The Middle East has continually wormed its way into the list of leading investment destinations in the world over the last two decades. This statement may, however, sound too general, when you consider that it is the same region that is home to war-torn countries like Syria and Iraq.
The truth is that there has been increasing stability in this region over the last few years, and even with these war-torn spots, some countries here remain oases of peace.
Where Exactly Is the Middle East?
Geographically, the Middle East is the Asian region that sits between the Atlantic Ocean and the Caspian Sea. Businesswise, however, the reference includes some countries within North Africa, bringing the entire Middle East region to around 21 economies.
These countries have for a long time been engaged in oil as their primary business venture, but are currently diversifying with zeal. Construction, manufacturing and provision of services like health at the livi medical are among the most common investment avenues available to external entrepreneurs.
Ease of Doing Business in the Middle East
The region has experienced a general rise in the ease of investment. This index is based on many factors, such as access to credit capital, ease of business registration, the solution of insolvency issues, tax regimes and access to electricity. It is, however, essential to look at how individual countries have performed on each of these measures.
United Arab Emirates (UAE)
The UAE leads the way among Middle East countries on the ease of doing business index. In 2017, the country climbed five places to 20th out of 190 countries. The country especially performs well with its tax regime, and ease of getting an electricity connection. They also have a particular knack for giving construction permits, perhaps the reason investors continue trooping to Dubai.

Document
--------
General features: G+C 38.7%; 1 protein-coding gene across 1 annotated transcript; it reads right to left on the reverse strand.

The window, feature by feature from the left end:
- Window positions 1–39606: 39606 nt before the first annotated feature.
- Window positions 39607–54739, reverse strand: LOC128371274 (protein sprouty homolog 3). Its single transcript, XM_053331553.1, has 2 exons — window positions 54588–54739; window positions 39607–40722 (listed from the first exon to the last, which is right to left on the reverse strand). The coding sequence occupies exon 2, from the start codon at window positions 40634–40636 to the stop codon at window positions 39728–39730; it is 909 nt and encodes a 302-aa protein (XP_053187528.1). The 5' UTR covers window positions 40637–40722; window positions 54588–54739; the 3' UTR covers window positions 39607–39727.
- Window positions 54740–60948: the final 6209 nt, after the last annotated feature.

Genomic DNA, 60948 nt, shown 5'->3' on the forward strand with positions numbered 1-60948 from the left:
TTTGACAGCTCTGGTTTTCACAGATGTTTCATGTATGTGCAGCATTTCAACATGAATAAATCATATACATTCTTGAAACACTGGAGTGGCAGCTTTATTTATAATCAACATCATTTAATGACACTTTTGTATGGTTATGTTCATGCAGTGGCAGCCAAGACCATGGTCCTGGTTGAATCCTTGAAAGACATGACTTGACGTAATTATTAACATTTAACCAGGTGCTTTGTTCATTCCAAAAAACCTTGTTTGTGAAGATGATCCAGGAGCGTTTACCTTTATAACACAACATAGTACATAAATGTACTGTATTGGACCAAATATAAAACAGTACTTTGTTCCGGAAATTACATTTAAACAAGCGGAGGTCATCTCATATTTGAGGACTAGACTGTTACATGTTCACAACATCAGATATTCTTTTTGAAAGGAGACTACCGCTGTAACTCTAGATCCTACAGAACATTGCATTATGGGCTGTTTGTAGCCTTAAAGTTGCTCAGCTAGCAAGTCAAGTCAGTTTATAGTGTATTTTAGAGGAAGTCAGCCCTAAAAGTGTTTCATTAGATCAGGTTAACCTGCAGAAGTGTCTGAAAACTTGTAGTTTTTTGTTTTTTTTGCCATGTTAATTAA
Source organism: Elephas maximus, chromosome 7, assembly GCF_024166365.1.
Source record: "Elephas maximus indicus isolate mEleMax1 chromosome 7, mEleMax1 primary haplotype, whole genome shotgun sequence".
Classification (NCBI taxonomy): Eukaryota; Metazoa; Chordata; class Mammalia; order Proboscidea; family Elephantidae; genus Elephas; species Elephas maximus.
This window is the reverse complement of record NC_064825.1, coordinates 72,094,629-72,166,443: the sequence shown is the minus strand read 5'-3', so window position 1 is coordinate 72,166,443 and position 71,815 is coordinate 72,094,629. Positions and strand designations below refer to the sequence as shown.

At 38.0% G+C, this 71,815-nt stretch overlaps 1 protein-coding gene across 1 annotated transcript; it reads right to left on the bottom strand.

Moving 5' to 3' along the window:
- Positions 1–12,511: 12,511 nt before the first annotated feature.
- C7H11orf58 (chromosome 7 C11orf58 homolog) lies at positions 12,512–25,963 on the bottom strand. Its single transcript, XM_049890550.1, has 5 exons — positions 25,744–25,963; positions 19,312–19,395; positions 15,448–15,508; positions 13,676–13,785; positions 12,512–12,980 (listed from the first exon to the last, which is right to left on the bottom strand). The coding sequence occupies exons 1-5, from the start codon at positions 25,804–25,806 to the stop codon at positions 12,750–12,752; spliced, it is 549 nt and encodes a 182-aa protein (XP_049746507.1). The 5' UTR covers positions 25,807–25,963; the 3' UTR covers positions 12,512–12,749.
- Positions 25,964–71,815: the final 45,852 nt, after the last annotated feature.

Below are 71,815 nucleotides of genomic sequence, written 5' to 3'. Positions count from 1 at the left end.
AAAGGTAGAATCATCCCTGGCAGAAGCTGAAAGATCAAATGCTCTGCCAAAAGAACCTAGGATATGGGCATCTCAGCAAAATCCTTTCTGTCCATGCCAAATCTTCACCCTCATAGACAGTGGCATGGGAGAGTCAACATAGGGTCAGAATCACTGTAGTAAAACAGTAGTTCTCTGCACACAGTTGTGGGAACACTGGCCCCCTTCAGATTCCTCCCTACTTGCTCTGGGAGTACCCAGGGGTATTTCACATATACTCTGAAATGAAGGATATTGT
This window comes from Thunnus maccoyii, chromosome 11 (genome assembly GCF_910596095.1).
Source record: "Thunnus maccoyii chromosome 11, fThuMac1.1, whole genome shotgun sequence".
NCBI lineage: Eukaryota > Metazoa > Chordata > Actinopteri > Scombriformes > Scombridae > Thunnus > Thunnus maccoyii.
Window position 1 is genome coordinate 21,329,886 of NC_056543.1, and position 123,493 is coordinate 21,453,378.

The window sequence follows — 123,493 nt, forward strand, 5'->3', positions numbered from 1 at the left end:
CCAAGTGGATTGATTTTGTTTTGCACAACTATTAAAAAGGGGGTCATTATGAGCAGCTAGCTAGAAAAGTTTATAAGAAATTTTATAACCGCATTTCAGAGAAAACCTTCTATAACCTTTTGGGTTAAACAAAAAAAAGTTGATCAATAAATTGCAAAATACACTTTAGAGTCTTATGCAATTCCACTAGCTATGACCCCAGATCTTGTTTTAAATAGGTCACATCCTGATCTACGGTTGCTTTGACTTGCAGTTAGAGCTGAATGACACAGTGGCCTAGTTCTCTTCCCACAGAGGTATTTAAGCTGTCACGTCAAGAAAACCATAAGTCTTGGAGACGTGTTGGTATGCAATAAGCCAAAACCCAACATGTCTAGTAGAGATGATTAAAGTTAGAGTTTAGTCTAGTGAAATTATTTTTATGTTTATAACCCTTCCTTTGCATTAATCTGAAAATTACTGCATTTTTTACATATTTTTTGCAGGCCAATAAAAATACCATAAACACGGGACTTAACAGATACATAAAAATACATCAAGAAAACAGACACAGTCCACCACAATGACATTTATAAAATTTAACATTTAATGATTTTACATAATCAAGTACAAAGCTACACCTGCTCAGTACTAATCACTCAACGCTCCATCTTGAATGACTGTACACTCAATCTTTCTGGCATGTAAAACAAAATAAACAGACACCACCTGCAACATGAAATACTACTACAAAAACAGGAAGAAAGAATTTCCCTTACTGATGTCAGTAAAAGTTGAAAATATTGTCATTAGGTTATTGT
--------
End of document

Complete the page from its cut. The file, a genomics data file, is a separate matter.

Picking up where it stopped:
Ranked 61st in 2017, Bahrain was also a strong performer among Middle East countries regarding attracting investors. They too have a favourable tax regime, adequate electricity and business registration.
Oman also took a decent 71st position in 2017. The country has however not done aggressive marketing and remains some steps behind the UAE, Qatar and Bahrain as an investment destination.
Qatar just about made it into the top half coming in at 83rd in 2017.
An excellent capital base makes Saudi Arabia a strong contender, but issues with governance remain a significant hindrance.
Probably standing alone, 54th placed Israel is especially strong at resolving issues of insolvency.
Morocco leads the way for North Africa, with Tunisia coming a close second. Egypt and Algeria are also important destinations but are some distance behind.
On the downside, Iraq, Syria, Yemen, and Libya are regarded as unfavourable destinations, owing in no small extent to political instability.